--Digital cameras have the capability of more shots beyond the 35-37 frame limitation of many SLR cameras, depending on the size of your chip and the quality you choose, for example: 128k chip, quality basic 325, normal 165 and fine 83 shots (remember, only good shots, no more garbage). I recommend several small chips (64k), they are much cheaper than one large one (in Germany). You can download the photos to your laptop (if you want to take it with on holiday) or use several chips (much less weight and very much cheaper as a laptop)

-you can use the chip very often, after downloading the photos (on laptop or at home)

-you can do all kind of shots: from tele-macro (slugs) to wide angle (wrecks), in very high quality with only one lens

--camera and housing weight little and are pretty small

--digital cameras need very little light, but I recommend a good flash gun with pilot light, you can do shots without flashlight, but all colours will turn to blue... If you use the 990 in an housing you must turn the internal flashgun off!

-you can use all functions of the camera with the SEALUX housing under water!

All those of you that have worked for many years with a reflex camera will need some time to get familiar with the COOLPIX 990. Almost everything must be programmed with the menu or other functions. I recommend at least one week training (not only dives) and rtfm (read the f&*% manual).

One last hint: It lasts a little moment when you press the release until the photo is really done, this is different from reflex cameras. During this time the monitor turns into black, so you can't see, what you are pointing to at this very moment. My hint: look before pressing the release through the view-finder.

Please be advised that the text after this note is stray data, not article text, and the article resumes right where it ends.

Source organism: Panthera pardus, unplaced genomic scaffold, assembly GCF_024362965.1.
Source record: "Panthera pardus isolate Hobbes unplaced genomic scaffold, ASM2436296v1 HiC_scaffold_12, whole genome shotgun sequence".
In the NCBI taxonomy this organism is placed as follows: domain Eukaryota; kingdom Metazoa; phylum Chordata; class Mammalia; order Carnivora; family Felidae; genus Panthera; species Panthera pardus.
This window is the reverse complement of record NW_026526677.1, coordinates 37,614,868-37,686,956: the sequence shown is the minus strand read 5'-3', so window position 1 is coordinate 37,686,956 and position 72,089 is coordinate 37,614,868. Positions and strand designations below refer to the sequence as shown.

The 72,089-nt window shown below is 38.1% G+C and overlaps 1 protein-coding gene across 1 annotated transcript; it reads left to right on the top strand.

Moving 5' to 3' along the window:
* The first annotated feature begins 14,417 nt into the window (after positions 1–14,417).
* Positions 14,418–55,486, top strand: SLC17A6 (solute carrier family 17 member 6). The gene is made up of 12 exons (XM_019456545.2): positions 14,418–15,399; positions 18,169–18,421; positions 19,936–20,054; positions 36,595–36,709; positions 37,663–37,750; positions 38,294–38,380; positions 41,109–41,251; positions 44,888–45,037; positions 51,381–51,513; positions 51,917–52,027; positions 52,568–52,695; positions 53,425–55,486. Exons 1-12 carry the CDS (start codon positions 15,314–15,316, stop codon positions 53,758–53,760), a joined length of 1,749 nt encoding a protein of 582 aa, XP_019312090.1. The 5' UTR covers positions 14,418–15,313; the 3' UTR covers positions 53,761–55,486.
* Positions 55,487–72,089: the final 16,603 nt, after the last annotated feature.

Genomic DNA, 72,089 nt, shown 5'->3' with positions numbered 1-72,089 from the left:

The above photo was digitally enhanced:

--I changed the size from 1024 x 768 pixels to 900 x 600 pixels, because 3 x 2 is the format for prints in Germany. For Mike's Slug Site the size was reduced to 750 X 500 and the brightness was optimized

Erwin Kohler
Darmstadt, Germany
Aug. 2001

Send Erwin e-mail at

Webmaster's Note I want to take this opportunity to thank Erwin for sharing his digital experiences with us. Erwin has made the transition to digital and the results speak for themselves. I was especially impressed with Erwin's Tambja olivaria presentation as a BOW a couple of weeks ago, I suspected then that Erwin had gone digital because he was able to capture colors on an animal most films based cameras would have problems with. The Tussey Proline system I now use will be the last film based U/W system for me. I really like the Nikon F3 but the estimated $300 in film costs per dive trip is beginning to hit home compared to the costs of going digital after the upfront costs are absorbed. My output requirement is the same as Erwins, basically an RGB presentation so why am I spending all this money on film???? I recently purchased an inexpensive Toshiba digital camera and a not so inexpensive laptop to go with it! Really having fun with it and looking forward to getting a housed digital camera underwater!

Taxonomic information courtesy of:

David W. Behrens

Author: Pacific Coast Nudibranchs
Co-Author Coral Reef Animals of the Indo Pacific
Propriator of Sea Challengers Natural History Books